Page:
Recycling Roundup 8th July
Scotland recycled a record amount of food waste in 2017, according to figures from Zero Waste Scotland. 158,500 tonnes of household and commercial food waste was sent for recycling instead of going to landfill which is 47,000 tonnes more than in 2013.
Zero Waste Scotland say that the increase has prevented over 41,000 tonnes of carbon dioxide from being released into the atmosphere, which is the equivalent of taking a whopping 22,000 cars off the road for an entire year.
Its chief executive said that Scotland should be proud and that recycling food waste is great news for the economy and for the planet, as it means that the precious resources that went into growing, processing, transporting, and packaging the food are not wasted. He added that people can make a real difference to climate change just by using their food waste caddy.
Residents in Great Blakenham in Ipswich have been given a free ice cream to make up for having to put up with an alarm that has been driving them mad over the past month. Sackers, a local scrap metal and recycling firm are investigating whether or not it’s their alarm that has been going off three or four times each day, and have sent a letter to residents, thanking them for their patience. The firm are asking residents for any phone or video recordings that prove that it’s their alarm going off and as a goodwill gesture, they have sent each household two vouchers that can be traded in at a local convenience store for a coffee, soft drink, or ice cream. This has gone down well with residents who said that it shows that Sackers are prepared to take action over the alarm and are working with the community.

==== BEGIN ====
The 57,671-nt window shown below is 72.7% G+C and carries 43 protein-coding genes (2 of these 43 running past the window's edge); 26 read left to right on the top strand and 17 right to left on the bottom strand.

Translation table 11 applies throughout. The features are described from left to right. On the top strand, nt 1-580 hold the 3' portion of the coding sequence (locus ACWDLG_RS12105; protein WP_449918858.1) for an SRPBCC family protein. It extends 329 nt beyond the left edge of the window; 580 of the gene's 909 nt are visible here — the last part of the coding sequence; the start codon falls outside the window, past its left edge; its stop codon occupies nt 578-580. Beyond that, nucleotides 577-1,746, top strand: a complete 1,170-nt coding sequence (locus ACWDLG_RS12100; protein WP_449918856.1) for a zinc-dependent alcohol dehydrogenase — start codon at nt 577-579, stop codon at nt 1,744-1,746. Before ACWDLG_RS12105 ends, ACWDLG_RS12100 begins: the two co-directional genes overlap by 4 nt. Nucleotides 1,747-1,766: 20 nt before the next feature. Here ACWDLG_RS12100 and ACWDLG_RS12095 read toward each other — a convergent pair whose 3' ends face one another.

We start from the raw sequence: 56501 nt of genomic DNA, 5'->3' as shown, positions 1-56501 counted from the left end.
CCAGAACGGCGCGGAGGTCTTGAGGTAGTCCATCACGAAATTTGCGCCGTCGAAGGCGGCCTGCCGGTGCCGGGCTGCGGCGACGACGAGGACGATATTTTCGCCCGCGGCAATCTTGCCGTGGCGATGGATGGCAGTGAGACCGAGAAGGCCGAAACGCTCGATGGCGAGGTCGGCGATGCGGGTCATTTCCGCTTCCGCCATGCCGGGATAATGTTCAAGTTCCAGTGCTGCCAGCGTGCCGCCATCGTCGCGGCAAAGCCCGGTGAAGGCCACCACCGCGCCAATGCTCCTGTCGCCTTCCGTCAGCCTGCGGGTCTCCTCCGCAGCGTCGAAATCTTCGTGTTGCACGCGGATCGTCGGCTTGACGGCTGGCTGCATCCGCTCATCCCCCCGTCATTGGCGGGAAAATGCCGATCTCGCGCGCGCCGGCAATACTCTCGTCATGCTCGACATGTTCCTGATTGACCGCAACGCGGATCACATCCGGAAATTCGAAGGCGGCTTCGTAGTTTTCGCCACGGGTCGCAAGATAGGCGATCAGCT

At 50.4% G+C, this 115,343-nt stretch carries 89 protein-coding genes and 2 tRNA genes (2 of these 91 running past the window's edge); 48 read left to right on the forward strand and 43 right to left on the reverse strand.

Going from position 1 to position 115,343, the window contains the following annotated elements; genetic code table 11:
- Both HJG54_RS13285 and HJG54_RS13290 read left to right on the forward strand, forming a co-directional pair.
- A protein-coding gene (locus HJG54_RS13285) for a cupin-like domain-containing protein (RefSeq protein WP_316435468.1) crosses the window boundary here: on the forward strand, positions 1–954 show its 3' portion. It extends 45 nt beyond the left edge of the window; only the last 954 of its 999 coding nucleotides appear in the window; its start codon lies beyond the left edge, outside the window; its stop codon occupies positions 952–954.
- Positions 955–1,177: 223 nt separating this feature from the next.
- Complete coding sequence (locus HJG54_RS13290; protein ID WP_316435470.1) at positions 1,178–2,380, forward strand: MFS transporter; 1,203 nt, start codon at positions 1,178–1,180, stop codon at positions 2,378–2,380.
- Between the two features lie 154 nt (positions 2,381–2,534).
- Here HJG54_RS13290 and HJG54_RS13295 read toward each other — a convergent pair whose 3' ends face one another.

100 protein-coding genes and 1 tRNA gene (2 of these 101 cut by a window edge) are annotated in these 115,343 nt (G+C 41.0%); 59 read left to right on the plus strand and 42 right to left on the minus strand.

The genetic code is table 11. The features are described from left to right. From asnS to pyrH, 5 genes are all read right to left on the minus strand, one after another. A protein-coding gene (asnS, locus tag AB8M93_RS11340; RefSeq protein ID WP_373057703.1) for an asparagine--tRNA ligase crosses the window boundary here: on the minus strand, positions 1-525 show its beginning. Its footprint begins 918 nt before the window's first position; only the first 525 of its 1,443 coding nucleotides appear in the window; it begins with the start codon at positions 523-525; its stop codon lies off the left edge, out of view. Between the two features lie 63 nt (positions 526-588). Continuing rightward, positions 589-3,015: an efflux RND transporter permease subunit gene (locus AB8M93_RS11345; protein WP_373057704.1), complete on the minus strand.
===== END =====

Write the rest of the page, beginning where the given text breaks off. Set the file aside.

According to figures from The Body Shop, the UK recycled 602,493 tonnes of plastic in 2017-18, and six of the top 10 best cities for recycling were in Wales. Despite these sterling efforts, a YouGov survey found that almost half of people in the UK feel guilty about the amount of plastic they use and 82% are trying to reduce the amount they throw away. The Body Shop’s new plastic initiatives Return.Recycle.Repeat and Community Trade recycled plastic are going some way to help people recycle more plastic.
By 2030, The Body Shop will only be using three types of plastic instead of 20, making it easier for customers to recycle its products. As well as this, the plastics return scheme will mean that the retailer will collect more packaging from customers than it actually sells. This will hugely increase the amount of recyclable materials that are available to manufacturers.